Matthew DeRyckere – RESILIENT A.F.: Stories of Resilience


I grew up with a physically abusive alcoholic father. This caused me a lot of anger and confusion about how to process my emotions.

In 2000, my father died, and I thought I was free; boy, was I wrong. I started using alcohol as a way to mask my problems and push them down. I immersed myself in the party scene and drank heavily for the next 20 years as a way to cope.

The death of my sister in 2016 was particularly traumatic and sent me into a downward spiral. I drank more and started using cocaine, at first telling myself it wasn’t a problem since I wasn’t buying it myself. My substance abuse changed who I was as a person, but I didn’t realize it at the time since I was in the middle of my addiction.

My marriage was toxic due to my alcoholism. I wasn’t fully present, as the drunk version of myself is very different. The death of my sister and the problems in my marriage made my drinking and cocaine use even worse. I blamed my ex-wife for not being supportive enough during this difficult time, but now I understand that I was also unsupportive of myself and others due to my addiction.

In 2019, my wife and I separated. I decided to go on a trip to the Dominican Republic to visit my sister to clear my mind, thinking it would help. However, within a few days, actually a few hours, I was drinking heavily, using cocaine, and making unsafe decisions like buying drugs from strangers in back alleys. During the visit, I was very distracted by my thoughts due to drinking every day. Near the end of the visit for one last night of debauchery, I ended up bringing a sex worker back to my sister’s home late at night, which caused a huge confrontation when my family found out.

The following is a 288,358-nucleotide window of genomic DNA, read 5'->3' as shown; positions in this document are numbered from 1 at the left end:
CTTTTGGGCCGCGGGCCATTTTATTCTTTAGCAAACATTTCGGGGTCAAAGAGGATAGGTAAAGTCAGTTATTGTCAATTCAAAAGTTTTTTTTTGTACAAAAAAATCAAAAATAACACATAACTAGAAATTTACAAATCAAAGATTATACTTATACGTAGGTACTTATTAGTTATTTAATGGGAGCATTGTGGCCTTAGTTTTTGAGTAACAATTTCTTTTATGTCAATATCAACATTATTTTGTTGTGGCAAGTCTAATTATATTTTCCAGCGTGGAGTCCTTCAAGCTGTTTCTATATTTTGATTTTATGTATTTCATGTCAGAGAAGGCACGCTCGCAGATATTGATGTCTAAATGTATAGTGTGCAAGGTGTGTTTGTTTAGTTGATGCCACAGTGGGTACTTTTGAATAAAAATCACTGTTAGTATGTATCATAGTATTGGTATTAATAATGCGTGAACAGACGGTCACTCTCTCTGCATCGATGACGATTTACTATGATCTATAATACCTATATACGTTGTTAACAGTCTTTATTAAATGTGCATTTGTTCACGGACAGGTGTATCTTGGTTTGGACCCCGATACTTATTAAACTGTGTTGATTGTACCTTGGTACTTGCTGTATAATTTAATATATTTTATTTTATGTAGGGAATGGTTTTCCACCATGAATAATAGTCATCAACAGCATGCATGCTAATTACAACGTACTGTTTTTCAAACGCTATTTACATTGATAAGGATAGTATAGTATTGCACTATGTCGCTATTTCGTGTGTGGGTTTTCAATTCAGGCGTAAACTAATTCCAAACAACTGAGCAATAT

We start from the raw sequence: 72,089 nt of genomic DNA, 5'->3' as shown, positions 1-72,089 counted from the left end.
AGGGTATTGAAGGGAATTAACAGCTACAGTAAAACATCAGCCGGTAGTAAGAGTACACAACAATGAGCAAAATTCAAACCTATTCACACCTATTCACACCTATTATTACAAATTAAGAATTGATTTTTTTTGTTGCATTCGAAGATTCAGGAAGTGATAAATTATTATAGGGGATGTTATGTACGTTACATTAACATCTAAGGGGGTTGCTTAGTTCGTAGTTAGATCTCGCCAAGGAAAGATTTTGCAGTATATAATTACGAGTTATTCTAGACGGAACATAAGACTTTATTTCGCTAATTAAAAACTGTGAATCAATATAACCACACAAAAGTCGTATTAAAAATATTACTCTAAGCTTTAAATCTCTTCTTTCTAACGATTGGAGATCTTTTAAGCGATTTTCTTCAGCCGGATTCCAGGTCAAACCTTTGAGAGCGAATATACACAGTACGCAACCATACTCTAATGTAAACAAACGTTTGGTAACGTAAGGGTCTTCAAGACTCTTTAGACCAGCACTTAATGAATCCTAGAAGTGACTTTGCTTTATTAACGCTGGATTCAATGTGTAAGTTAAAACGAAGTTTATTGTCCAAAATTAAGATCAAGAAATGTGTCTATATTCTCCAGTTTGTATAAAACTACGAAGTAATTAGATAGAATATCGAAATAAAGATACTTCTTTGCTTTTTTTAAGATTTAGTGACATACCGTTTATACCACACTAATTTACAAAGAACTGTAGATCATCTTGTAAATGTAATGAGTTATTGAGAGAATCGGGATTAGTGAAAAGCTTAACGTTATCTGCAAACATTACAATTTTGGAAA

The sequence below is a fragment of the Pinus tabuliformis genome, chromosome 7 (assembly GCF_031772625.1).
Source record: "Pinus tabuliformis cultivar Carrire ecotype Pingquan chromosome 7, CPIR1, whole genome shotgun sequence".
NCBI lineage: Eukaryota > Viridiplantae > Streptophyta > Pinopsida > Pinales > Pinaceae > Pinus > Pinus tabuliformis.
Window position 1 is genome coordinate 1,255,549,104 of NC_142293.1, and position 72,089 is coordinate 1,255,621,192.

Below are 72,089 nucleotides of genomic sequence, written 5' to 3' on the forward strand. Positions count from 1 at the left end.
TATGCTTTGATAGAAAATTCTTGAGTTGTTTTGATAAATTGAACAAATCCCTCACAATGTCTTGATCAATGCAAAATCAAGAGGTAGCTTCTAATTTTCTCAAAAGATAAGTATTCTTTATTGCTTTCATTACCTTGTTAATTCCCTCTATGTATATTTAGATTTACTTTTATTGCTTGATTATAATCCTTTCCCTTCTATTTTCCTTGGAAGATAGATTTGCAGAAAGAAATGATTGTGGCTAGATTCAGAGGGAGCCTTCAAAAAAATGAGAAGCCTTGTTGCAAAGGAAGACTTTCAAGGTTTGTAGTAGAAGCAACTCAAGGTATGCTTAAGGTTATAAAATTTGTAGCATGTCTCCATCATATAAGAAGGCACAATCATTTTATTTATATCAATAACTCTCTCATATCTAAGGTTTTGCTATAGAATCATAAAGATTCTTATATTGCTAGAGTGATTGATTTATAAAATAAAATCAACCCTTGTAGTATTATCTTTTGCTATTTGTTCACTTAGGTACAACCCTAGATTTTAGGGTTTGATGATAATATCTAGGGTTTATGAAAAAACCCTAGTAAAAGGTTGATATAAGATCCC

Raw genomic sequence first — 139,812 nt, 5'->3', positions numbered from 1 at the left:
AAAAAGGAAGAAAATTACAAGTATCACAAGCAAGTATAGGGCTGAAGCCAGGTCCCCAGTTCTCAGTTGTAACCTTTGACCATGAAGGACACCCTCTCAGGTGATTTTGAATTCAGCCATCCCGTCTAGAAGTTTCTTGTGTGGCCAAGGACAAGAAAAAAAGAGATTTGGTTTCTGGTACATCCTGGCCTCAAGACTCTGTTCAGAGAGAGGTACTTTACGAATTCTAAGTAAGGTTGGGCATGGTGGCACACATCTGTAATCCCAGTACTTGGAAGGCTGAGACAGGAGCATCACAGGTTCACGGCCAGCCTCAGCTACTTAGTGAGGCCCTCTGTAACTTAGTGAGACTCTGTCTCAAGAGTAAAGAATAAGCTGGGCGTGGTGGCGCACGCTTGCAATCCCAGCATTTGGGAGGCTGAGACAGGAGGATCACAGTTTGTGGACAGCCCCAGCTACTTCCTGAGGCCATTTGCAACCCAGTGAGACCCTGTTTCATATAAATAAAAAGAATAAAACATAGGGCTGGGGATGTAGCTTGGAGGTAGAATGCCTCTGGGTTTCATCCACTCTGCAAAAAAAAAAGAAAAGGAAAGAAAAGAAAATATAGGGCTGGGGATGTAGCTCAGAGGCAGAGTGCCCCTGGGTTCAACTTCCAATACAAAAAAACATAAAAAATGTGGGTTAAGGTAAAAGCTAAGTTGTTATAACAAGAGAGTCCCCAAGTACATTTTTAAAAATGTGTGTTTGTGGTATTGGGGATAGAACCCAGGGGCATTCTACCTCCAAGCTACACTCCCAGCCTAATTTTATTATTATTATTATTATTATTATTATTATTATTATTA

My sister intervened and had a friend who owned a recovery center speak to me. I broke down in tears, realizing the pain and estrangement I had caused over 20 years. My sister gave me an ultimatum – get sober or be cut off from the family permanently. This was the wake-up call I needed. I attended my first AA meeting that day and have now been sober for over four years.

Since getting sober, I have rebuilt relationships with my family and am in a much better place mentally and emotionally. I have a newfound self-love and can look at myself in the mirror with pride rather than disgust. Quitting drinking allowed me to process my trauma and grief in a healthy way. I now have supportive relationships and offer help to others struggling with addiction to not give up on themselves. 

My story shows how addiction is often rooted in past pain and how recovery leads to personal growth. 

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